Friday, 18 October 2013

Publisher Spotlight: Hammer Books

Looking for some horror novels to read this coming Halloween?  Then check out Hammer Books.  Known for their horror films they've been releasing exclusive novelizations and reprints of some classic horror novels. 

Here are some of their titles:

Countess Dracula by Guy Adams

One can do anything in Hollywood and be forgiven, anything except grow old. It's the 1930s and cinema stands at the dawn of a new age—the silent era is all but dead, talkies are here, and Technicolor is on its way. The whole world loves movie icons Frank Nayland and Elizabeth Sasdy, lapping up each new picture and following their romantic life story both on and off the screen; but all is not as perfect as it appears. Not only has the advent of talkies meant torturous sessions with a vocal coach to try and remove Sasdy's Hungarian accent, but she's starting to spot the first few grey hairs, and the lines on her face get deeper every day. If she loses her looks she'll lose everything, but even a woman as powerful as Elizabeth Sasdy can't fight nature—can she? A chance accident reveals the solution. But just how far is the Queen of Hollywood prepared to go to stay beautiful forever?

Family Portrait by Graham Masterton

The first body was found in Europe. She had once been a beautiful young girl, but with exquisite skill someone had carefully teased the skin entirely away from her body, leaving nothing but a flayed and bloody carcass. A full examination of her ruined body reveals an horrific truth: She had been skinned alive. The second blood-raw corpse turned up in New England. Followed soon after by another, this time a victim of extreme decomposition, a mess of flesh convulsing with maggots.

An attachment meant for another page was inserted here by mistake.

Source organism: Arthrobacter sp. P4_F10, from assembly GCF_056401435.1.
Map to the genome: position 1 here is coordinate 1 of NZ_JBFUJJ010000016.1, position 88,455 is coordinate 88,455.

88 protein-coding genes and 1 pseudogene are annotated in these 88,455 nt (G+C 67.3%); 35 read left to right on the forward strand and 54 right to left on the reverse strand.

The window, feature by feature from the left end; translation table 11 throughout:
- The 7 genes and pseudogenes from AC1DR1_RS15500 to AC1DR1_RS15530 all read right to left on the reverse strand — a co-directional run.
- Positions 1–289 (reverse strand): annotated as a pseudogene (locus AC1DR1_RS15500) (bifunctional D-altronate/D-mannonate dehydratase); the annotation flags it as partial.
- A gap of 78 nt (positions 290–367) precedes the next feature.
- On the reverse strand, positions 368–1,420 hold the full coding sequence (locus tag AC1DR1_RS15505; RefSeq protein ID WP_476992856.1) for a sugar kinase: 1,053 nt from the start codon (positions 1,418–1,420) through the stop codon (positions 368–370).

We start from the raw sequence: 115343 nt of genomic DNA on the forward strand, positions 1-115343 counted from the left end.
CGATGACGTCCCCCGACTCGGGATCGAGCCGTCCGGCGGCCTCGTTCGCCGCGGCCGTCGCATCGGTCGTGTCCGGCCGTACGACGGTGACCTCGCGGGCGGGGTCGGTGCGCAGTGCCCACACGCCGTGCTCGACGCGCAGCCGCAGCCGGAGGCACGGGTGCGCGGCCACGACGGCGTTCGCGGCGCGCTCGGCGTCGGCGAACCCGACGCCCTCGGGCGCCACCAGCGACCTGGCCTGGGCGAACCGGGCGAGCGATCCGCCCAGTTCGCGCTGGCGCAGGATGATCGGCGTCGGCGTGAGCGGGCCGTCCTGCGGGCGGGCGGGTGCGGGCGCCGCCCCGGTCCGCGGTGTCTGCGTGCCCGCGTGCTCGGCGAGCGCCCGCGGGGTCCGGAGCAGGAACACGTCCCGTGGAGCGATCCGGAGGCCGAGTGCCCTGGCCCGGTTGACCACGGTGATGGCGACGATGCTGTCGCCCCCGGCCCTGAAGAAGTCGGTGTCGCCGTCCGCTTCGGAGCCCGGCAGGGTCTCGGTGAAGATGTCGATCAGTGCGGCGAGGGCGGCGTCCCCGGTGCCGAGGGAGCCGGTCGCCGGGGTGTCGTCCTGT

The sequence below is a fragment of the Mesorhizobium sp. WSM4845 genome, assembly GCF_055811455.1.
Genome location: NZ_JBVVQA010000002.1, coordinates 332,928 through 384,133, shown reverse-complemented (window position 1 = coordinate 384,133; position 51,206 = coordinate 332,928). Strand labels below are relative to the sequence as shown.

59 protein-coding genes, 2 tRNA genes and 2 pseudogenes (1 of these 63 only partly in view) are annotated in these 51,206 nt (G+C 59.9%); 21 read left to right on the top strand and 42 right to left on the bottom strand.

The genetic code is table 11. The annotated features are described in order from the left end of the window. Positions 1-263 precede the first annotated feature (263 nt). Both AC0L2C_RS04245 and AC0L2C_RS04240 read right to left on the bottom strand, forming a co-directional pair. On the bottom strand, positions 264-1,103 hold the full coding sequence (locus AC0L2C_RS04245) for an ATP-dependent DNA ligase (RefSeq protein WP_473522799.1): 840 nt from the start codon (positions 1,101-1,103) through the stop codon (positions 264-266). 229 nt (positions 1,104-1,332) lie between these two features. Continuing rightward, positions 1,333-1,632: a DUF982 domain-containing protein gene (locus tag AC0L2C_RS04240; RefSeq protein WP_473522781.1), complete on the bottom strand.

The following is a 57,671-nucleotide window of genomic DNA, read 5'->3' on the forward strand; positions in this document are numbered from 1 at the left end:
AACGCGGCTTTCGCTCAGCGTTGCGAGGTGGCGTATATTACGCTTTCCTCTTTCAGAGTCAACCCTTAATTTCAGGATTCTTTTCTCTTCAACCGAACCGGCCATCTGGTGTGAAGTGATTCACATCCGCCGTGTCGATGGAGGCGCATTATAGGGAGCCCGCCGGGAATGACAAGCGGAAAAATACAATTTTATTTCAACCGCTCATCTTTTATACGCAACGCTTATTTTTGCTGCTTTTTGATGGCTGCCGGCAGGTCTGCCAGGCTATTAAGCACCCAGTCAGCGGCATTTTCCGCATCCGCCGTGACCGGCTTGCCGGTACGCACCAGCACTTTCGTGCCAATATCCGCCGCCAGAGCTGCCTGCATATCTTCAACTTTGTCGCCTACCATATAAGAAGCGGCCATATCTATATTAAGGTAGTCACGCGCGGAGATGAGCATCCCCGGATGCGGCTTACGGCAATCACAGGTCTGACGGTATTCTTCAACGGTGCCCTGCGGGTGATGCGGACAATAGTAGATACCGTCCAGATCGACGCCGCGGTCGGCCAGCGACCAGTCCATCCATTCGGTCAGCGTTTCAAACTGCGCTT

When a mysterious, crumbling painting is implicated in the deaths it seems that the investigating team has resorted to madness. But this rotten painting hides a terrifying family secret.

Twins of Evil by Shaun Hutson 

In nineteenth-century middle-Europe, orphaned teenage twins Maria and Frieda go to live with their uncle Gustav Weil, who heads the Brotherhood, a vigilante group trying to stamp out vampirism. But their methods are random and misplaced and the only result is a terrorised populace. The real threat lies with Count Karnstein, and although the twins seem outwardly to be identical, Frieda finds herself much more drawn than her sister to the Count's castle dominating the skyline.

The Witches by Peter Curtis

Walwyk seemed a dream village to the new schoolteacher, Miss Mayfield. But dreams can change into nightmares.

When one of her students accuses his friend Ethel's grandmother of abusing her, Miss Mayfield cannot let it go. But Ethel won't say anything, despite the evidence of Miss Mayfield's own eyes. But as she attempts to get to the truth of the matter, she stumbles on something far more sinister. Walwyk seems to be in the grip of a centuries-old evil, and anybody who questions events in the village does not last long.

Death stalks more than one victim, and Miss Mayfield begins to realise that if she's not careful, she will be the next to die.

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